Sun Feb 17, 2019 | 13:53
Gold prices hit new record high
Mon, 11 Apr 2011 16:34:47 GMT
Font size :
Investment bankers and commodities analysts are giving the thumbs up for putting money into gold as the price of the yellow metal has advanced to a record.

Gold rose as high as USD 1,476.21 an ounce and was bid at USD 1,467.40 an ounce on Monday, against USD 1,472.70 late in New York on Friday, Reuters reported.

"Looking across the board, over the last week there has been investor interest in the metals," global head of commodity derivatives trading at Standard Chartered, Jeremy East, said.

He added that gold is better supported than silver because it has a dual role as an investment vehicle and an industrial commodity.

The comments come as the price of precious metals has increased this year by elevated oil prices after popular uprisings swept across the Middle East and North Africa.

The debt crisis in some smaller euro zone economies, such as Portugal, has also contributed to the hike in the price of bullion.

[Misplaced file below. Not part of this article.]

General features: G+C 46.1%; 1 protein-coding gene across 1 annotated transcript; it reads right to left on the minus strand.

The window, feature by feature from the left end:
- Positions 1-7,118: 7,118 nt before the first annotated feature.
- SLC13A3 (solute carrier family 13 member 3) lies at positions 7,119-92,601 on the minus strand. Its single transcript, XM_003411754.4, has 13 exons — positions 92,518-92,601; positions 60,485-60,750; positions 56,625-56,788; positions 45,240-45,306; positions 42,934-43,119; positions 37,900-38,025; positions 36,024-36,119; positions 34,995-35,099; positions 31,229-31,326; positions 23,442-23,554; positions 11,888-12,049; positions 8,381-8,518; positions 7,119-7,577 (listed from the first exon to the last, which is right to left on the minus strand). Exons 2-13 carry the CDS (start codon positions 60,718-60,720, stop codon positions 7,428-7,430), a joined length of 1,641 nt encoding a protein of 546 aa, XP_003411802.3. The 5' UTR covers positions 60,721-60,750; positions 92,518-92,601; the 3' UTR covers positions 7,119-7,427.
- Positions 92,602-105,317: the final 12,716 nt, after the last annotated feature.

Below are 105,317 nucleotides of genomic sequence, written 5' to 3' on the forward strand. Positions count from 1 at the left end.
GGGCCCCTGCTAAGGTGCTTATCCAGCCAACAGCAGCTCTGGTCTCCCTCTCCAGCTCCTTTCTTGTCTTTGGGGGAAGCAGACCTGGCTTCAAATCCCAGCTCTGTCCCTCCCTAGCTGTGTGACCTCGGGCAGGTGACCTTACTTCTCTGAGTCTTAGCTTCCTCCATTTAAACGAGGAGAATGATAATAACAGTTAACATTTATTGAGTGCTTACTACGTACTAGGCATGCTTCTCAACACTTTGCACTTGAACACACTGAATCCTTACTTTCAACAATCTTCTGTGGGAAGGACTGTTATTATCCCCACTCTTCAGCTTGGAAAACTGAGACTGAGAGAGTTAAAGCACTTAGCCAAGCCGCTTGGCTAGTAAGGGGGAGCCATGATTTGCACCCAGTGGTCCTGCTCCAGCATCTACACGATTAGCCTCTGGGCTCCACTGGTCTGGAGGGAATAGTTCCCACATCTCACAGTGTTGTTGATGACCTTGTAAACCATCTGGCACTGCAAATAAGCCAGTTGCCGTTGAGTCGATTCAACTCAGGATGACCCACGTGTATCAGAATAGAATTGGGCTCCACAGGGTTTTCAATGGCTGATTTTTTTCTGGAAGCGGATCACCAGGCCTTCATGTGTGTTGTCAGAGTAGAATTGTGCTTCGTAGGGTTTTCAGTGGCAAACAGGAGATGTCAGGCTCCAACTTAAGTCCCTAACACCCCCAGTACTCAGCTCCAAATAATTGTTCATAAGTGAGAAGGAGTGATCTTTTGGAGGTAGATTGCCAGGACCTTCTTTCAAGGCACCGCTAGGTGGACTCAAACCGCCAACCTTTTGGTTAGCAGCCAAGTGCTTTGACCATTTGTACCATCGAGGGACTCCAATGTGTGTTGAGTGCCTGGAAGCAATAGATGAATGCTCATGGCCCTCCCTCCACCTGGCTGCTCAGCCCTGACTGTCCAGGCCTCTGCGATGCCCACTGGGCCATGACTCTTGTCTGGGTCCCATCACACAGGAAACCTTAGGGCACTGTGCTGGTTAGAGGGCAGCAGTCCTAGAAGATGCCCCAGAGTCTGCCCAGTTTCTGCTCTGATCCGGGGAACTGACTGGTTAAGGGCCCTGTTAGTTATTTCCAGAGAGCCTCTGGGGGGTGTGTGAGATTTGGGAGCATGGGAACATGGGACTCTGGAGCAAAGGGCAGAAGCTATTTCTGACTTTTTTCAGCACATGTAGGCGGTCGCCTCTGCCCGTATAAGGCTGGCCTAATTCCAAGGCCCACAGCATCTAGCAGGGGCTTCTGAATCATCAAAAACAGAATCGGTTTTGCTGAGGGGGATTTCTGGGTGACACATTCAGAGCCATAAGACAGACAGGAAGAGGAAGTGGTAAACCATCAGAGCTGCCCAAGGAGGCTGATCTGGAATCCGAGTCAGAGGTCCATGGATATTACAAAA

"Gold is definitely supported by the Portugal bailout and the weakening dollar, but silver seems much more speculative," East said.

"If gold pulls back USD 50, we would expect to see some good physical demand coming in. Silver needs to do a lot more."

Gold will profit from a weak dollar as it makes commodities valued in dollar cheaper for people holding other currencies.

Economists say that investor money has flowed to precious metals due to the potential for soaring inflation in developing markets and changes to monetary policy in the United States.

“Gold investor interest is likely driven by ongoing concerns about inflationary pressures, both in emerging and developed economies, sovereign debt levels and economic uncertainty, notably in the light of current high oil prices," Anne-Laure Tremblay, an analyst from Paris-based BNP Paribas banking group, said.

“Global monetary policy -- not only the US -- is one of the key themes for gold in 2011,” she added.

Your Name
Your Comment
Enter the code shown
terms of use

  • last 24 hours
  • last week
  • last month
© 2009 Press TV. All rights reserved.